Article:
At one point during IST2018, a small group of PhD students figured, hey, I am not the only one who came by train, there are others, traveling by train. And they share my positive experiences and convictions! I am not the odd-one-out, there is a niche and hey, we all want the thing to grow!
So the idea emerged to share our personal experiences, reasoning and convictions, why we are part of the TTTTC – Take The Train To Conferences – movement.
In so doing, we want to encourage and link those people who also Take The Train To Conferences (#TTTTC) and inspire others to try it out and join the movement. To step-out, and become active part of what we are researching on – a sustainability transition.
And there are others around KTH who did research on this and established a blog!
So, feel free to share your thoughts, blog here or there, tweet and discuss in real life during the next train ride.
For now, here are our statements
“I travel to IST and any event in Europe only by train because
- it is less harmful to the environment then flying,
- it gives me time to think and work on ideas that would not take otherwise,
- it makes me meet interesting people and
- it forces me stay at the conference location one to two nights longer – which I can use to explore the city beyond tacking back and forth between a conference centre and a hotel”
I “travel by train” to all conferences and destinations located in central Europe.
During my PhD I travelled from Munich to Stockholm and Amsterdam as well as from Lausanne to Gothenburg, Manchester, Utrecht, Berlin and Munich. Except for the Swedish destinations, the rides where all below 14 hours, so doable in one (long J) working day – thanks to the European high speed railway network!
For the more distant destinations I take the night train and I simply love it, it really turns travelling into something unique!
So I “travel by train” …
- for obvious ecological reasons (and if it is really far – as e.g. the next journey planned to northern Norway, I fly only one way and do the train ride nonetheless)
- because I can use the time as inspired and concentrated working time – somehow the train movement triggers creativity to prepare my conference presentations and take time to step back and see the bigger picture of my work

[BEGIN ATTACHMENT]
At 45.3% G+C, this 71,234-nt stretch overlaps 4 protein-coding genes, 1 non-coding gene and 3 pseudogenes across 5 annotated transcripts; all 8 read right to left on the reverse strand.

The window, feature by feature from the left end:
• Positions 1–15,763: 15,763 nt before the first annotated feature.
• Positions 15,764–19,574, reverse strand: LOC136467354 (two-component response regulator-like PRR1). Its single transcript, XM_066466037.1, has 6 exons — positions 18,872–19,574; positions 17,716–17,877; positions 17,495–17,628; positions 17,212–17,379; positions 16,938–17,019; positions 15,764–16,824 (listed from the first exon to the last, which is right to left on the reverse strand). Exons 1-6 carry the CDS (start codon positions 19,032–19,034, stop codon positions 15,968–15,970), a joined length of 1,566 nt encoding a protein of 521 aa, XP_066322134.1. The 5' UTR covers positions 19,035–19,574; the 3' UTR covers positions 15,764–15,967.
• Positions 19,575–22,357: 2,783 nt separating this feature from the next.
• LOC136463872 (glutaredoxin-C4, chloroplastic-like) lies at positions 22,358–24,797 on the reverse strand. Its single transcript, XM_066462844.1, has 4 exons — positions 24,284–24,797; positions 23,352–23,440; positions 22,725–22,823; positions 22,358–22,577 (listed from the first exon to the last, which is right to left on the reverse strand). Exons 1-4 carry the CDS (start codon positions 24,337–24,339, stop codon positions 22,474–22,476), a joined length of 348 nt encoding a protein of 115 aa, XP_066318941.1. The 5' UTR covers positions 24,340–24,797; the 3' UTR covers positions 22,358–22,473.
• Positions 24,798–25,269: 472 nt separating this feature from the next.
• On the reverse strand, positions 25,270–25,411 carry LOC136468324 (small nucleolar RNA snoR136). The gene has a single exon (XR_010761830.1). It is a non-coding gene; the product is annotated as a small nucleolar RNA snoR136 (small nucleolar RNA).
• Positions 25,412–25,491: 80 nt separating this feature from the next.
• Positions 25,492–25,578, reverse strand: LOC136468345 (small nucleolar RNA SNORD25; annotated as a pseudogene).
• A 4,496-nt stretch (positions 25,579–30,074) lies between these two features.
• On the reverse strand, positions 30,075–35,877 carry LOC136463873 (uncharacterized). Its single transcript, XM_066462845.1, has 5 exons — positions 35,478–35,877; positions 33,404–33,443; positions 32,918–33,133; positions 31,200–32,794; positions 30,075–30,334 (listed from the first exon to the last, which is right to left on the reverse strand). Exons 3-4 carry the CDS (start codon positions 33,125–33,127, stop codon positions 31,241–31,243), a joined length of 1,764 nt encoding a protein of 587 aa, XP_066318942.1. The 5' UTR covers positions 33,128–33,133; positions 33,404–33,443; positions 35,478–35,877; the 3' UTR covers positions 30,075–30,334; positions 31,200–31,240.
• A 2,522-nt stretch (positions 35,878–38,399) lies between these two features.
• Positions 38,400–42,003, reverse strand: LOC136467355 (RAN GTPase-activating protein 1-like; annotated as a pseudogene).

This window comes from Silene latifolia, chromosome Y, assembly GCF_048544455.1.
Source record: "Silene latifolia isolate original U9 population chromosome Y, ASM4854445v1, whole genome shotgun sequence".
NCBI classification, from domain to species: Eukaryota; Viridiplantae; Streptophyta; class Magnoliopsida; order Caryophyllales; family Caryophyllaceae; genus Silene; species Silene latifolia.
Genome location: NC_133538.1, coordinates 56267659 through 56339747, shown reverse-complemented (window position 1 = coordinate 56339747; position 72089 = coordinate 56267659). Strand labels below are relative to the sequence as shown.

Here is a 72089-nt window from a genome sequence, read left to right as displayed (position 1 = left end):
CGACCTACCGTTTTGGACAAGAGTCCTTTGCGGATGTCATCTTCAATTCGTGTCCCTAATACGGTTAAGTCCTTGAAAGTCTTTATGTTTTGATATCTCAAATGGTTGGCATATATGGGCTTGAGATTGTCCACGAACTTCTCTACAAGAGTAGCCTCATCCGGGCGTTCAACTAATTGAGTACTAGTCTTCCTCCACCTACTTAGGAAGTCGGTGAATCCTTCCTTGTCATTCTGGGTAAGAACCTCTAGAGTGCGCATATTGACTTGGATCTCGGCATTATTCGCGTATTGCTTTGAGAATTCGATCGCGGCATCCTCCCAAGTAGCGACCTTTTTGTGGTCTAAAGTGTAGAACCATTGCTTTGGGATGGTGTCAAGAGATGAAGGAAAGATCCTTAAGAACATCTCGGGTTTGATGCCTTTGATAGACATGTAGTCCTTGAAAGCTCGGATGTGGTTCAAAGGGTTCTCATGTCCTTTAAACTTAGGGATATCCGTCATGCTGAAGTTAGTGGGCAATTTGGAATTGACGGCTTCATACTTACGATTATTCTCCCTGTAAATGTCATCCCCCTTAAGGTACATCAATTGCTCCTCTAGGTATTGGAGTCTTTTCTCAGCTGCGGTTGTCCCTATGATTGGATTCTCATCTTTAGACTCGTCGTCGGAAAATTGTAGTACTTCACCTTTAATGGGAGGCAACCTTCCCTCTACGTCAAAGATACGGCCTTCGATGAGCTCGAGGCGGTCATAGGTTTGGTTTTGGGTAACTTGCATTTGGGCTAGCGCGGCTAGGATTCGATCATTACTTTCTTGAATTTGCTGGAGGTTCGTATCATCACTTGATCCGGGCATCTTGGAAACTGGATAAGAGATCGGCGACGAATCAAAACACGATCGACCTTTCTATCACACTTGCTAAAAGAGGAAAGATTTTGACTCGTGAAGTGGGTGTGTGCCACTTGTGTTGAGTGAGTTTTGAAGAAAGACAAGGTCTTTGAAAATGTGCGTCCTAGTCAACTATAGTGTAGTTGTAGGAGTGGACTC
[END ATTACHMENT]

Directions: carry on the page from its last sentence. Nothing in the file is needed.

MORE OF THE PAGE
- because railway stations are mostly located in city centers and tell me more about the country then airports
- because it helps my promise to always stay longer in the city where the conference took place
- because it is against mainstream and I like diversity and “doing things alternatively”
- because I love the “question mark” face, if I tell it to somebody
- because I am proud of doing it!
- and of course, because my supervisor and institution are generous enough to support this financially and I am really grateful for this (however, if you book early enough, there are also great special offers!)
“ … I wrote my research proposal to a large extent on a night train. Whenever I was stuck, I went to the bar carriage, had a coffee and exchanged a few words with fellow travellers. On a train, I’m sufficiently stuck to not get distracted, but I’m also sufficiently free to stretch my legs and have some social interaction before getting completely lost in my thoughts. Trains are the place where I read books in one stretch, where I catch up on the pile of papers that I wanted to read since a long time. Of course it takes much longer to travel from Lausanne to Manchester by train than by plane. But I looked forward to spending this time travelling on a train. I knew that I will step out of the train in Manchester with a much shorter To Do list and a relaxed mind, ready for the conference.
I have never travelled in England just for the sake of it. But it feels like I have been here. I have heard what people talk about here, what is on their mind – and what their language sounds like. I know how the British public transport system works. I have seen different landscapes, walked London’s streets, been on the tube. I have spent more time waiting in Kuala Lumpur airport than I have spent on the train from London to Manchester. Yet, I did not see anything of Kuala Lumpur or Malaysia. I did not even meet a Malayan person. Whereas I had multiple conversations with various British people during my train trip across England.
Of course, I still wouldn’t attempt to travel by train to Hong Kong (which is where I was going when I went through Kuala Lumpur). But whenever it is feasible, I do take the train. Originally, I started taking the train rather than the plane because of environmental concerns. And I am very glad I did. Because I realised just how much more interesting, productive and immersive time spent on a train is compared to time spent on a plane and in airports. Of course it takes longer. But it is time well spent.”
(read the full article here)